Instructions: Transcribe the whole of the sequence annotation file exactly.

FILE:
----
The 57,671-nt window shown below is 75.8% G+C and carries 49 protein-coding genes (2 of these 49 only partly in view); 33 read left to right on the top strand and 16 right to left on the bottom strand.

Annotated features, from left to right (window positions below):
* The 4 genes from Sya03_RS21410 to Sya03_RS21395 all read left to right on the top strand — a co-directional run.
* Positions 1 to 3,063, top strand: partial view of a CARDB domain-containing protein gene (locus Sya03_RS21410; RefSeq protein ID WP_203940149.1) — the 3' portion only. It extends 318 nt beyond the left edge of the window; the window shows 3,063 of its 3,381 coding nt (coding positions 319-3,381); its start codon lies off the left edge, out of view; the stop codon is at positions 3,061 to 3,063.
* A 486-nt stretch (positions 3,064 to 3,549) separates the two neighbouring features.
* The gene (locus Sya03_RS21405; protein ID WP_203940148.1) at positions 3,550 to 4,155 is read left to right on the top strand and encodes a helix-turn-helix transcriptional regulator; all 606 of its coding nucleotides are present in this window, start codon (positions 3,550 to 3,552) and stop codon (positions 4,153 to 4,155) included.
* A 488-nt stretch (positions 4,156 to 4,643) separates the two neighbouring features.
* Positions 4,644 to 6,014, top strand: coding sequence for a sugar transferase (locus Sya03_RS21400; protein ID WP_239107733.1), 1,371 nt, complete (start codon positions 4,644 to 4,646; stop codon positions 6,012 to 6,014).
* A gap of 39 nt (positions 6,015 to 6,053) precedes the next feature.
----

The 57,671-nt window shown below is 75.8% G+C and carries 49 protein-coding genes (2 of these 49 only partly in view); 33 read left to right on the top strand and 16 right to left on the bottom strand.

Annotated features, from left to right (window positions below):
* The 4 genes from Sya03_RS21410 to Sya03_RS21395 all read left to right on the top strand — a co-directional run.
* Positions 1 to 3,063, top strand: partial view of a CARDB domain-containing protein gene (locus Sya03_RS21410; RefSeq protein ID WP_203940149.1) — the 3' portion only. It extends 318 nt beyond the left edge of the window; the window shows 3,063 of its 3,381 coding nt (coding positions 319-3,381); its start codon lies off the left edge, out of view; the stop codon is at positions 3,061 to 3,063.
* A 486-nt stretch (positions 3,064 to 3,549) separates the two neighbouring features.
* The gene (locus Sya03_RS21405; protein ID WP_203940148.1) at positions 3,550 to 4,155 is read left to right on the top strand and encodes a helix-turn-helix transcriptional regulator; all 606 of its coding nucleotides are present in this window, start codon (positions 3,550 to 3,552) and stop codon (positions 4,153 to 4,155) included.
* A 488-nt stretch (positions 4,156 to 4,643) separates the two neighbouring features.
* Positions 4,644 to 6,014, top strand: coding sequence for a sugar transferase (locus Sya03_RS21400; protein ID WP_239107733.1), 1,371 nt, complete (start codon positions 4,644 to 4,646; stop codon positions 6,012 to 6,014).
* A gap of 39 nt (positions 6,015 to 6,053) precedes the next feature.